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Jan Knuckey

[trad.]

Jan Knuckey is listed as a reading or recitation with sung chorus in Ralph Dunstan, Cornish Dialect and Folk Songs, (London: Ascherberg, Hopwood & Crew, 1932). A much longer version called Jan Knuckey and Graacey with 27 verses is in William Sandys: Specimens of Cornish Provincial Dialect (London: John Russell Smith, 1846).

Brenda Wootton sang Jan Knuckey on her posthumous anthology Brenda Wootton (1996). I don't know on which album this track was originally released.

The Witches of Elswick sang Jan Knuckey in 2005 on their second and last album, Hell's Belles. They commented in their liner notes:

Bry learnt this from the singing of Brenda Wootton. It tells the tale of a Cornish miner who tries it on with a rather wealthy local lady, but she's not having any of it. He's hard, but she's harder.
Cornish lesson: Bal = a mine; Durns = doorposts.

Lyrics

Jan Knuckey in Cornish Dialect and Folk Songs The Witches of Elswick sing Jan Knuckey

Chorus (after each verse):
Johnny will you come along now,
Oh, Johnny will you wait for a while;
Oh, come along John with your big boots on,
Johny will you wait for a while.

Jan Knuckey was a miner bold
As ever was to bal
An cruel good cu'd wrastle too
And throw a tidy fall

Jan Knuckey was a miner bold
That ever went to bal,
And surely could good wrestle too
And throw a tidy fall.

Chorus (after each verse):
Johnny willl you come along now
Johnny will you waait for a while O
Come along a John wi' your big booats on
Johny will you waait for a while

When prinked up in 'es Sunday Cloaze
Oall brave an' proper booys
In church 'e ded the Baaz-vile scraape
An made a purty nooise

Now up along to Church-Town liv'd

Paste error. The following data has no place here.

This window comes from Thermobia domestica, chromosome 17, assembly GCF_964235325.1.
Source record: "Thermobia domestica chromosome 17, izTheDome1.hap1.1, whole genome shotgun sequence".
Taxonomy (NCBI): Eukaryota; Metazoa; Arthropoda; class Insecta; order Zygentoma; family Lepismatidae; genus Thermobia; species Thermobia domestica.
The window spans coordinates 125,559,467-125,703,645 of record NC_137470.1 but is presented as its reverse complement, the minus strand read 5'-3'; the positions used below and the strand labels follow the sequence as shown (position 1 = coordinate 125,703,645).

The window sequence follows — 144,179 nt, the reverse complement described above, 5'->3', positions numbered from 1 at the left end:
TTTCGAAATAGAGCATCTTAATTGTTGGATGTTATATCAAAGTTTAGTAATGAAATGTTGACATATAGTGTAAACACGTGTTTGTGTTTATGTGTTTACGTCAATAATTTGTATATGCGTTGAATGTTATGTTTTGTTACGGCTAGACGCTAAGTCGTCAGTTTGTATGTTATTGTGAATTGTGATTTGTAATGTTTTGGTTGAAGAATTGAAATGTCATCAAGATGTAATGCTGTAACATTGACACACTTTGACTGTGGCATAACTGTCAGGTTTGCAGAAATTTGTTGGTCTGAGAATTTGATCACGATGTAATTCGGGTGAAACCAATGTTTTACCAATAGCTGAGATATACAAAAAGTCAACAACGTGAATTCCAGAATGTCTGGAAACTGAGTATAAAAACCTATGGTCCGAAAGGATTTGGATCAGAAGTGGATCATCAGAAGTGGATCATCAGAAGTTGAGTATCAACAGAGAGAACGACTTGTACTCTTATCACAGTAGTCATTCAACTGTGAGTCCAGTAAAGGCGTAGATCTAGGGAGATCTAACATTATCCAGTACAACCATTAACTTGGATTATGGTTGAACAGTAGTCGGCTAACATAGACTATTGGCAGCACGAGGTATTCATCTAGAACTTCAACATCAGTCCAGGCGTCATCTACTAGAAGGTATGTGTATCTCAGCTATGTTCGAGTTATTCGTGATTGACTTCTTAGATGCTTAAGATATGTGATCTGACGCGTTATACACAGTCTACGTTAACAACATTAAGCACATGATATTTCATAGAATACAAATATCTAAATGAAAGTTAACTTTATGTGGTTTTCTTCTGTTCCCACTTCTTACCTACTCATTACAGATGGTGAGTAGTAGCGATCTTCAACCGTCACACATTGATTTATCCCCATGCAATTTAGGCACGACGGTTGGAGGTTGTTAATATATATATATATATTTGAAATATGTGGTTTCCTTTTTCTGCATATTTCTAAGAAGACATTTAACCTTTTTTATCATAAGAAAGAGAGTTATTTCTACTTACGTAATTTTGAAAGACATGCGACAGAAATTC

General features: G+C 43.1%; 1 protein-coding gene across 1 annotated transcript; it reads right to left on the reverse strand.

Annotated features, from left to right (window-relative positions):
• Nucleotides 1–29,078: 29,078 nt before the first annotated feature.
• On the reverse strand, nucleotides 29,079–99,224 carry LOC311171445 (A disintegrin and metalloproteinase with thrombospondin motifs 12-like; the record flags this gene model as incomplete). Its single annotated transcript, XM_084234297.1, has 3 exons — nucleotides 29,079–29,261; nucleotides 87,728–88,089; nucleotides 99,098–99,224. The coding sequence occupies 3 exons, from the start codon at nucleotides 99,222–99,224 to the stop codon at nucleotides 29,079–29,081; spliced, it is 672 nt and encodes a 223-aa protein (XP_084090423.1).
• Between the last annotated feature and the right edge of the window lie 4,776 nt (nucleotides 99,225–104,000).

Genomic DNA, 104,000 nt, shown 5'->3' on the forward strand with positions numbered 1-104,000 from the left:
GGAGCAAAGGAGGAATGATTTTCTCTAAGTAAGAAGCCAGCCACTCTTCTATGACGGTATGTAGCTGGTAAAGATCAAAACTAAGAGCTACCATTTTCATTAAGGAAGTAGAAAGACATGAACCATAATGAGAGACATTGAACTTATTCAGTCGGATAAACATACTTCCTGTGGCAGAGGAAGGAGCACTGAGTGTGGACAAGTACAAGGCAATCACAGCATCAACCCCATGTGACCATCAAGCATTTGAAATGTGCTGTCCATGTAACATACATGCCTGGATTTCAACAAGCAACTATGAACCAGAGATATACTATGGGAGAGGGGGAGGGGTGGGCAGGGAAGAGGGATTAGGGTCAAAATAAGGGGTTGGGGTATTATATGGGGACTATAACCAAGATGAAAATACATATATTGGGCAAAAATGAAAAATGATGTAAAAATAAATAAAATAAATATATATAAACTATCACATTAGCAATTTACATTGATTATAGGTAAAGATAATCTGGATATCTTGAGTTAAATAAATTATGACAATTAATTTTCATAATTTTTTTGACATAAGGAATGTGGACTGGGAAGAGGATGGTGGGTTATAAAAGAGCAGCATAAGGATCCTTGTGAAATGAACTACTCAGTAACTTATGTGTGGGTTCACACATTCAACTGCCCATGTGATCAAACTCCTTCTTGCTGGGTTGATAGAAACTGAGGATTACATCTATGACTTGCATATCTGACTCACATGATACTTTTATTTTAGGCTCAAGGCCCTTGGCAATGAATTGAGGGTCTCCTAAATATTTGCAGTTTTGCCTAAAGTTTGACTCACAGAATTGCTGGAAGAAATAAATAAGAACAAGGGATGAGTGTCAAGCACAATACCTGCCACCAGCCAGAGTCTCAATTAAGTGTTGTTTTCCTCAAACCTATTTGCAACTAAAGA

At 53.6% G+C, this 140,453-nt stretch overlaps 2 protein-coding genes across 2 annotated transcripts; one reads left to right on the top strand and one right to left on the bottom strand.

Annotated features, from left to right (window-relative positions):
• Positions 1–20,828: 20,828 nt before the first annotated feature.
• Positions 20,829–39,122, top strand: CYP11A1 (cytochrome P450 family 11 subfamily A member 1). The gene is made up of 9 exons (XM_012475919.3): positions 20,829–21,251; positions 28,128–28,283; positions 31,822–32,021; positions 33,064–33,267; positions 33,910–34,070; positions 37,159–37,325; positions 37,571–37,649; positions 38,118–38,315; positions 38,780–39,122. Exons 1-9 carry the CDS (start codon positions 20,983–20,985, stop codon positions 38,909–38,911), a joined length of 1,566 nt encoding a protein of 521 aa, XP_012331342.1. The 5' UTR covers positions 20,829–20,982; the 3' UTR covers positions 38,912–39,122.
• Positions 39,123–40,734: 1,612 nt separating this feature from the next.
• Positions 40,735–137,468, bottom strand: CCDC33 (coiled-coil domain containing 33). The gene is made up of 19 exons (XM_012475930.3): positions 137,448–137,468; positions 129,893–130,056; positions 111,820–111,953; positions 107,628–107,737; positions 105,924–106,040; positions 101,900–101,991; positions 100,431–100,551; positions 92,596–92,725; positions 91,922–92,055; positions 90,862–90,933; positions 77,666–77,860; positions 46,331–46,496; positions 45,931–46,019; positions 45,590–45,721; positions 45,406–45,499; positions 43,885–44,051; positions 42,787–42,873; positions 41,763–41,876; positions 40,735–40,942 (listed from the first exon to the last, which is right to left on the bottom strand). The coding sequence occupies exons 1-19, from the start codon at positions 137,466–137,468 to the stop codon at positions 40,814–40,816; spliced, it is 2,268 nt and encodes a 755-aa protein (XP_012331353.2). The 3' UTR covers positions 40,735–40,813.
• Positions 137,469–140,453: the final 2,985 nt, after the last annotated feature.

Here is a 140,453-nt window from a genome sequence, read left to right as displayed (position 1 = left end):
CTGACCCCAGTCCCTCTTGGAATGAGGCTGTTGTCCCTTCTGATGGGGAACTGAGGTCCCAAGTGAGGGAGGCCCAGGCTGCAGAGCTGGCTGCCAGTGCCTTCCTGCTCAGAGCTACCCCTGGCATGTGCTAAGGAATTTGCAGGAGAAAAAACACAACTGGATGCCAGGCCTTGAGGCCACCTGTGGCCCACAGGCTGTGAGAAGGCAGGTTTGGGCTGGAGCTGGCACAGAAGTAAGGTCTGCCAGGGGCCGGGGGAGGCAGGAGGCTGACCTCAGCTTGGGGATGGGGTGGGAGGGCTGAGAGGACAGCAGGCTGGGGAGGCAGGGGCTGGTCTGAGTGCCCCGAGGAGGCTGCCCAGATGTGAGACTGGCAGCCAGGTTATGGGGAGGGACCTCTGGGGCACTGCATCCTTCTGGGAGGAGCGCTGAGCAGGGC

A fine and thumpin' daame
She was pure stout so was 'er purse
Aaunt Graacey was 'er naame.

Now down along to Church-Town lived
A fine and spanking dame;
Oh, she was pure stout and so was her purse,
Aunt Gracey was her name.

Aaunt Graacey 'ad for many 'eas
A little shop like keep'd
Where goods for ould an' cheldurn too
Wur oall together 'eap'd

Well Jan e fetched 'es coose wun day
To tell 'es mind to Graace
But when 'e got inside the dooar
'E deddn 'av the faace

Now Jan got his courage one day
To speak his mind to Grace,
But when he got inside the door
He did not have the face.

At laast sez 'e I do 'e luv
When shall us be axed out
Lev me an' you keep company
The answer was a clout!

Then he said, “I do ye love,
When shall us be asked out?
Leave you and me keep company.”
But the answer was a clout!

Aw lev us 'av no fuss sez Jan
An doan't ee taak't amiss
Ef that I ax before we part
A little crum or kiss

“Oh let us have no fuss,” said Jan,
“And don't you take amiss,
I thought I ask before we part
You leave me of a kiss.”

But Graacey's dander now was up
She screeched and jaw'd by turns
An then she took un by the scruff
An fooch'd un thro' the durns!

Well, Gracey's dander now was up
She screeched and howled by turns
An she took poor Johnny by the neck
And she'd thrown him through the durns!

Acknowledgements and Links

The Cornish versions are from the Mudcat Café thread Lyr/Tune Add: Jan Knuckey.